I wonder if Josiah felt that way at HSU. Like a trespasser, a thief, which is precisely what those white folks accused him of. The accusation that people say started this all, that he stole their cell phone. The claims that rendered him murderable.  Did locals look at him, another “thug from southern california” trespassing in the purity of their back-to-the-land dream. I imagine they were so sure they knew his guilt. I like to imagine that he is here in this house with me. I am going to keep him here for a little while, safe with me and my baby. I invite him in and he sits with me at this table. He wants to read one of our books and feel the way the words move in his mouth, how the pages feel in one’s hands as a new idea occurs to us. He is safely here at my table, laughing, tears streaming down his beautiful brown face.

RIP Young Brother.

May our tears help you to cross over to the ancestors’ arms.

By Renée M. Byrd 



15 thoughts on “He is safely here at my table

  1. Beautifully written. Moved me to tears of sadness and regret that I haven’t reached out myself. I felt you’re emotional connection as a professional, as a mother, as a loving human being. Again, beautifully written. Thank you.


  2. The “pure” white canvas is meaningless without paint, without color. I ache that you ache. I cry for the young person whose life has been torn away from him. I, too, wish that there could be a safe place, that the *world* could be a safe place. I do what I can to make that happen, but it seems like it will never be enough.


  3. I will never truly understand what it must feel like to be a person of color in this world, especially since November 8th. As a woman I get glimpses of it but I know it’s only a fraction of what you must deal with. I am so sorry. As a white person, I want to do whatever I can to make people of color feel safe and at home. I don’t really know what I can do to help beyond examining my own prejudices (I am not so naive as to think that I don’t have them) and speaking up for those who may not always feel safe doing so.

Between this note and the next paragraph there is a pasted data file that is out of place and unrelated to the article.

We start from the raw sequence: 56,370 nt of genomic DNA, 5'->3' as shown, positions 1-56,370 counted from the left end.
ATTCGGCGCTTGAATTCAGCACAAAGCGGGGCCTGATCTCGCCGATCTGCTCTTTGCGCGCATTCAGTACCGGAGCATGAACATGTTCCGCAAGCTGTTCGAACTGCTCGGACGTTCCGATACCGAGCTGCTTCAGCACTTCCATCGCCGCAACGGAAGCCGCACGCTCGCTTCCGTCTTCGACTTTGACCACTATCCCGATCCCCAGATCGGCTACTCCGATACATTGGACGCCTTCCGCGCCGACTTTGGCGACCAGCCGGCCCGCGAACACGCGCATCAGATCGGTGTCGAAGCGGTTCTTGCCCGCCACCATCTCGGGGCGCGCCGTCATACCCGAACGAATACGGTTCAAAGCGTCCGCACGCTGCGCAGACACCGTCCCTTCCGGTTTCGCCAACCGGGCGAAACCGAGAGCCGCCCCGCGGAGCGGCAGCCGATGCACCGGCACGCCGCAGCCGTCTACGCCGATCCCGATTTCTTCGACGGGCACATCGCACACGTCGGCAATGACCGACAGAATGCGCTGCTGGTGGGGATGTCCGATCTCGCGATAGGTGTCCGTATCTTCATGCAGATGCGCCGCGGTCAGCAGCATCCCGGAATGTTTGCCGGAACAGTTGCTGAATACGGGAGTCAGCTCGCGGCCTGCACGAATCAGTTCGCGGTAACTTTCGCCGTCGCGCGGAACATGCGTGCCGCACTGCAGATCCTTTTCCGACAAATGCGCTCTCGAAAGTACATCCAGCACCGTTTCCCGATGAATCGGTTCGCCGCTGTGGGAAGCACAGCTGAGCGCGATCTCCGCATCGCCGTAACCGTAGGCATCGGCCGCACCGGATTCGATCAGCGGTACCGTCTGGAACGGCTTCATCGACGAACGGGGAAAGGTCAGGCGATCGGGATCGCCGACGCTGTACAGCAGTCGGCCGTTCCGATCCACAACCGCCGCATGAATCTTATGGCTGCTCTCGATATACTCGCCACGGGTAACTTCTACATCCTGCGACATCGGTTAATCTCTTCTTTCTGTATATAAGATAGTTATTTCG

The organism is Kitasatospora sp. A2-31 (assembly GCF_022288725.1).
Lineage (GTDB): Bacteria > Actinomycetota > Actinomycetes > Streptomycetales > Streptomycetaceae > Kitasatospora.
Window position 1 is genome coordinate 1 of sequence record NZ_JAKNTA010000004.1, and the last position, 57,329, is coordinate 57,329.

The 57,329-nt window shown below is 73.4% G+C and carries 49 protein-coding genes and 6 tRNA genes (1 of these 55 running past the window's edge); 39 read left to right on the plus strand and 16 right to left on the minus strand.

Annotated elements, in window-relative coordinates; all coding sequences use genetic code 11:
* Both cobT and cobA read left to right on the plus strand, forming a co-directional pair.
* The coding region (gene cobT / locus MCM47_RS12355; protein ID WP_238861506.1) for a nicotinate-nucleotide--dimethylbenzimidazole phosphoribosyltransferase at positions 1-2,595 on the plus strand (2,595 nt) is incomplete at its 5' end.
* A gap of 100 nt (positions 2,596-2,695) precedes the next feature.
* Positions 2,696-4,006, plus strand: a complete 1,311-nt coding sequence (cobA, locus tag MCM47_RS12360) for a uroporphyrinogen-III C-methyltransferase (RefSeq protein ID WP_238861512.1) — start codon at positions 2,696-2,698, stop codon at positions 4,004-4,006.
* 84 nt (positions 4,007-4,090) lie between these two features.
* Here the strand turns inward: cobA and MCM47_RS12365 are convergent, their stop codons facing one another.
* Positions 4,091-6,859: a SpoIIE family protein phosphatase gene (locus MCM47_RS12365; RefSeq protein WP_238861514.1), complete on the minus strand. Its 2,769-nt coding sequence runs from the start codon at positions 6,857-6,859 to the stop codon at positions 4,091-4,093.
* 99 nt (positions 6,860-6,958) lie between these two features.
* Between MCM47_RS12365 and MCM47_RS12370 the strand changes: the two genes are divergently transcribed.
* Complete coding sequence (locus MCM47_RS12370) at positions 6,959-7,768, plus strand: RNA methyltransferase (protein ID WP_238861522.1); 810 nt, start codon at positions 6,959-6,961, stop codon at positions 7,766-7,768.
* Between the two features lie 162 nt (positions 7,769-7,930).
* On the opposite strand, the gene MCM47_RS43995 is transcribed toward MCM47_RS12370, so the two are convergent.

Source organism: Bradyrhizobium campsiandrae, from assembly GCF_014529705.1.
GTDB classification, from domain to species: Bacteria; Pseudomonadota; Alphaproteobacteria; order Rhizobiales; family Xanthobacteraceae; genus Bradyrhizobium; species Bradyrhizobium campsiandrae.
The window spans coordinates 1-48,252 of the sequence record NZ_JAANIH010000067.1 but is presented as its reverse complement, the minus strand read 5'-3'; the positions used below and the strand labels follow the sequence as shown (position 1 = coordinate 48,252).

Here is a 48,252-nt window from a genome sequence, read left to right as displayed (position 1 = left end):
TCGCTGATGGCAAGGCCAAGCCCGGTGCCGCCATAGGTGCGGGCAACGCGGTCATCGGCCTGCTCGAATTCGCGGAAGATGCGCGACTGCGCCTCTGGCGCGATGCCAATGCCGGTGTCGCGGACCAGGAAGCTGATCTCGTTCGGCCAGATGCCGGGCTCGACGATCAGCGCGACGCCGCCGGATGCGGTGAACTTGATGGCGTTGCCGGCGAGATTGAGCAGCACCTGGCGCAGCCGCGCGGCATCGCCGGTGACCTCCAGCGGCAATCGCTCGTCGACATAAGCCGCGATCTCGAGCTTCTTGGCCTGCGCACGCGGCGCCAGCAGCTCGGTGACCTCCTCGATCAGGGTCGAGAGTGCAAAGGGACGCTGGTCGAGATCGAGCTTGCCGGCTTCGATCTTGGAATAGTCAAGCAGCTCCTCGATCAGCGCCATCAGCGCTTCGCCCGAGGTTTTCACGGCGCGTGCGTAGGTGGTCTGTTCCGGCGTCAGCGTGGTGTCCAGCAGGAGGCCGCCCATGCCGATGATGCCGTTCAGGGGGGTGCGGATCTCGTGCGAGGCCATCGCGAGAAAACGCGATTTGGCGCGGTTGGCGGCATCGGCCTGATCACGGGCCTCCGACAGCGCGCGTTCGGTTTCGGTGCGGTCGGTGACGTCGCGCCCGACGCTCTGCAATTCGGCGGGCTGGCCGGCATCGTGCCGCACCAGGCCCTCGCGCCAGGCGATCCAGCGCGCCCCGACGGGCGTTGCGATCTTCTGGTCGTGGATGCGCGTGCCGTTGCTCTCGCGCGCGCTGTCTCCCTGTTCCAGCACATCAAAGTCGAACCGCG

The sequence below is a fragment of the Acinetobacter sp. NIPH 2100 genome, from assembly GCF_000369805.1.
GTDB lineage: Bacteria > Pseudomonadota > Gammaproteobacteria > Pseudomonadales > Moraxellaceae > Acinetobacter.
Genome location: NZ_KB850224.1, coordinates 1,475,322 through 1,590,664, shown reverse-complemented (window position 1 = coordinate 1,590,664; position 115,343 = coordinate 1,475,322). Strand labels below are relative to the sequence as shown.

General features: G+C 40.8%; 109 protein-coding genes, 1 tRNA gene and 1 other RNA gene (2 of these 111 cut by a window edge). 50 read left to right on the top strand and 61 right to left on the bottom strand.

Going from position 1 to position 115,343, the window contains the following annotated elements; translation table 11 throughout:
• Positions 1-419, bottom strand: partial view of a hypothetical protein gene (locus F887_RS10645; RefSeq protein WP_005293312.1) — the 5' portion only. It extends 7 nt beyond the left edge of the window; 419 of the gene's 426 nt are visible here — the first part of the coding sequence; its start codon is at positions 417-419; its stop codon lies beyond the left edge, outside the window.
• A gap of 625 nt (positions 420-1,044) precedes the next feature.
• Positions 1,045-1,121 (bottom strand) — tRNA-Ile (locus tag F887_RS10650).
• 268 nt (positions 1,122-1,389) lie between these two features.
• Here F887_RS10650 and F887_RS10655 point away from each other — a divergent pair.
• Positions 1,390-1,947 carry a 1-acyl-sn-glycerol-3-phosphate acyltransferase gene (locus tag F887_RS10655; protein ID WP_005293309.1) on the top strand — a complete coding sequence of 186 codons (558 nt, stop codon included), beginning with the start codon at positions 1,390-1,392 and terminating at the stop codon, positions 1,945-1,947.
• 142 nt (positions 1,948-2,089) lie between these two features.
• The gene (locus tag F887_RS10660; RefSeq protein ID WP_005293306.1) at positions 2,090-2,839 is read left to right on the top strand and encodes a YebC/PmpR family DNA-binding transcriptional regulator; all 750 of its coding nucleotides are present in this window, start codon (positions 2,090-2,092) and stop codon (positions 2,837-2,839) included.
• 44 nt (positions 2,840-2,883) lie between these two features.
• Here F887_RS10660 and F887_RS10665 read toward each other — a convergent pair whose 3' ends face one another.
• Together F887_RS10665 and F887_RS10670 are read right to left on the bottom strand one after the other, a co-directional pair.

This is a beautifully written article. I am truly sorry that you had to write it. I don’t know you but you are clearly a wonderful person and I hope that things get better for you and you can feel more comfortable here in Humboldt.


  4. This entire post is nothing about emotion. You didn’t address anything about the incident. Who was the guy who assaulted the kid? Motive? You leave out useful information, and fill this entire article with cultural Marxist tripe about how whitey hates blacky, and that’s why he’s dead. Fuck off.


    1. I love even you. Please open your heart to humanity, and leave the hate behind. It’s a matter of choice. All you have to do is decide that you want to stop hating for it to begin.


    2. I think her entire post went COMPLETELY over your head if that’s all you surmised from reading it.


    3. I think you’re missing the point. Emotions infuse every human experience–why shouldn’t they be part of the story? Try to listen to the pain behind the words of the author, even if it doesn’t match your reality.


  5. Bless u and your beautiful words… mind has not found peace with this situation….with the loss of life and possibility….thank ypu for expressing what some of us are unable to put into words…..


  6. Yes, thank you, Dr. Byrd. This is so eloquently put. I cannot express the profound sadness and anger I feel, and the shame that this happened in our community. And that POC don’t feel comfortable here is so disturbing. We must all examine our assumptions, our biases. And our voices of love, support, and reason must drown out those of hate, bigotry and ignorance. Thanks again for your moving article.


  7. Thank you for your reflective beautiful insight on Josiah. I graduated from Humboldt State in 1976 and I remembered all the hate, challenges and organizing we had to do in Arcata and Eureka to keep all People of Color as safe as we could… I heard about Josiah’s death from a friend whose son goes to Humboldt, was good friends with Josiah and just happened to be at the party when the young white came into the party and kilt Josiah. There are no words to express the deep sadness felt when there is injustice and loss…Thank you, Dr. Byrd.